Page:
Necator


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Necator

 [ne-ka´tor]
a genus of hookworms. N. america´nus is the New World or American hookworm, a species widely distributed in the southern United States, the Caribbean, and Central and South America.

Necator

(nē-kā'tŏr),
A genus of nematode hookworms (family Ancylostomatidae, subfamily Necatorinae) distinguished by two chitinous cutting plates in the buccal cavity and fused male copulatory spicules. Species include Necator americanus, the so-called New World hookworm (although it is also prevalent in the tropics of Africa, southern Asia, and Polynesia); the adults of this species attach to villi in the small intestine and suck blood, causing abdominal discomfort, diarrhea (usually with melena) and cramps, anorexia, loss of weight, and hypochromic microcytic anemia, which may occur in advanced disease.
See also: Ancylostoma.
[L. a murderer]

Necator

/Ne·ca·tor/ (ne-kāt´or) a genus of hookworms. N. america´nus (American or New World hookworm) causes hookworm disease.

Ne·ca·tor

(nĕ-kā'tŏr)
A genus of nematode hookworms with species that include N. americanus, the New World hookworm; the adults of this species attach to villi in the small intestine and suck blood, causing abdominal discomfort, diarrhea and cramps, anorexia, weight loss, and hypochromic microcytic anemia.
See also: Ancylostoma
[L. a murderer]

Necator

(ne-ka'tor) [L., murderer]
A genus of parasitic hookworms belonging to the family Ancylostomidae.
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NECATOR AMERICANUS
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NECATOR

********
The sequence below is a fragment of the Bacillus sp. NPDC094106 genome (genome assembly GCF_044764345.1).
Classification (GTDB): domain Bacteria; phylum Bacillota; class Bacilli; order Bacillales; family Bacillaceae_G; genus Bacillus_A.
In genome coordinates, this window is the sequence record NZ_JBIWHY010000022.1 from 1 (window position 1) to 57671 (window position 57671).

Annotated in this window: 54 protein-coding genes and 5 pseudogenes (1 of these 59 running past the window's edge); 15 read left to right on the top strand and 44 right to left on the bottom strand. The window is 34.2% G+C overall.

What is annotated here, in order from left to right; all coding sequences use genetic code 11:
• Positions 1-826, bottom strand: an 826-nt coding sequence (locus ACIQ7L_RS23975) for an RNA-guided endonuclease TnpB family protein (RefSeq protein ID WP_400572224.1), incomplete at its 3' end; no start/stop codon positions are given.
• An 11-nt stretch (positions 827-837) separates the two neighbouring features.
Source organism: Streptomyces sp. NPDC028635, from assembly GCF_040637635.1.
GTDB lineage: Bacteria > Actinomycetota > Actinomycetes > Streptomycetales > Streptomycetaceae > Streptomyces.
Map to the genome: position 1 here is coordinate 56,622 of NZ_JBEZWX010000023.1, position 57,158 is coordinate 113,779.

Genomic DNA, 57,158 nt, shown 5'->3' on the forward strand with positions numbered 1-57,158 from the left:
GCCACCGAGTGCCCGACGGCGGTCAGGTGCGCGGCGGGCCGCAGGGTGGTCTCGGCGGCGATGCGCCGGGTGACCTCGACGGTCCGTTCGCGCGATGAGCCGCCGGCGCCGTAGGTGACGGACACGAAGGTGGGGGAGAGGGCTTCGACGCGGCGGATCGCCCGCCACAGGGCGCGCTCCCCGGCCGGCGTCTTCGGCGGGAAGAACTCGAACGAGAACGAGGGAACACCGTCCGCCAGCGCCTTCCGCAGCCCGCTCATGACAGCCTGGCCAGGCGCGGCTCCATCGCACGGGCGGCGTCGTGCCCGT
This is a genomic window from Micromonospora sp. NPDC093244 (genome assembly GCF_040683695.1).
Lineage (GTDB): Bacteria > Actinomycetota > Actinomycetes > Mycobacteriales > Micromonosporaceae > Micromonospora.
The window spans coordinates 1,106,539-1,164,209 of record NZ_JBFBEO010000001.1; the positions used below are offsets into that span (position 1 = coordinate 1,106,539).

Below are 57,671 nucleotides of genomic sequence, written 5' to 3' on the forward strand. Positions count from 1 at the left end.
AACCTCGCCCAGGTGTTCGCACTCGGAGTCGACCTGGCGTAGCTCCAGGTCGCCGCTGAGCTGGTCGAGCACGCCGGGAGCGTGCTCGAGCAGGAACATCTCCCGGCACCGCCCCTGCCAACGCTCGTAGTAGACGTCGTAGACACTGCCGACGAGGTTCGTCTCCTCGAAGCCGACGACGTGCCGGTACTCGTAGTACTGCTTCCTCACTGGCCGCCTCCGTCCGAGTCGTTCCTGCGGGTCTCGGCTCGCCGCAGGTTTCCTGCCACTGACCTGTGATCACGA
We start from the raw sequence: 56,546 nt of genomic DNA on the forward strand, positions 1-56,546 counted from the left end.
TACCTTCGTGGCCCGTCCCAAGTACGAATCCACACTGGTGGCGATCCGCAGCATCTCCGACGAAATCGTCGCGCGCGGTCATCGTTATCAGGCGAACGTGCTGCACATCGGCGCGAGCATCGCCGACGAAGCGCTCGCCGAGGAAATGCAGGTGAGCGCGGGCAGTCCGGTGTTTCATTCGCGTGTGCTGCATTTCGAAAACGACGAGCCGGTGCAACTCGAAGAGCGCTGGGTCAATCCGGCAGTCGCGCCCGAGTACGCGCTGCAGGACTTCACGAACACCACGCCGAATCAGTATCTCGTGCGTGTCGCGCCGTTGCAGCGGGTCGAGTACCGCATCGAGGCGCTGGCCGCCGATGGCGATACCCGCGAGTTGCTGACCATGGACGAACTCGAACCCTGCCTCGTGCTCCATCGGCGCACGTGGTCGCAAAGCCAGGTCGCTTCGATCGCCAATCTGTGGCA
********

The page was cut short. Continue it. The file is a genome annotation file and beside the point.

Necator americanus

A parasitic hookworm found worldwide that is responsible for iron-deficiency anemia and impaired growth in children. See: hookworm; illustration
illustration

Necator

A genus of hookworms that parasitize the small intestine. The commonest species to affect humans is Necator americanus . Infection with this worm is common in Africa, Central and South America and the Pacific.

Necator

a genus of hookworm in the subfamily Necatorinae.

Necator americanus
the common hookworm of humans, found also in pigs and dogs.
Necator suillus
see N. americanus (above), found in pigs.
References in classic literature ?
Nikita, surnamed Necator, with a sinister aptness of alliteration
He was said to have been innumerable times in and out of Russia, the Necator of bureaucrats, of provincial governors, of obscure informers.
In the case of the occurrence of powdery mildew, the foliar wetting factor is not favorable to the infection and growth of Uncinula necator on the plant surface, therefore, a covered environment with reduction of leaf wetting favors the occurrence of the disease.
More than 34 percent of participants tested positive for Necator americanus, a species of hookworm.
Produced by soil bacteria such as Cupriavidus necator (previously known as Ralstonia eutropha) and a number of species in the genus Pseudomonas, PHAs are biopolymers synthesized by bacteria to store energy, similar to the role of fat in our own metabolism.
Some of the most known species of PHB bacteria are: Ralstonia eutropha [41] (nowadays Cupriavidus necator [42]), Escherichia coli [9], Burkholderia cepacia and Zobellela denitrificans [15], Bacillus megaterium and Pseudomonas oleovorans [26], Protomonas extorquens, Protomonas oleovorans, Alcaligenes latus and Azobacter vinelandii [43].
Epidemiological evidence for a differential effect of hookworm species, Ancylostoma duodenale or Necator americanus, on iron status of children.
Soil-transmitted helminths, such as Ascaris (Ascaris lumbricoides), whipworm [Trichuris trichiura), and hookworm {Ancyclostoma duodenale and Necator americanus), can also cause eosinophilia during larval tissue migration.
The outbreak was attributed to co-infection with several parasitic, bacterial, or viral agents: seasonal influenza A(H1N1)pdm09, Shigella flexnieri, Necator americanus, Leishmania spp.
The students who tested positive for larvae or eggs of the following helminths were considered to have a parasitic infection: Strongyloides stercoralis, Ascaris lumbricoides, Ancylostoma duodenale, Necator americanus, Taenia solium and Schistosoma mansoni.
Necator americanus produce metaloproteasas que degradan la eotaxina, un potente quimioatrayente de eosinofilos (53).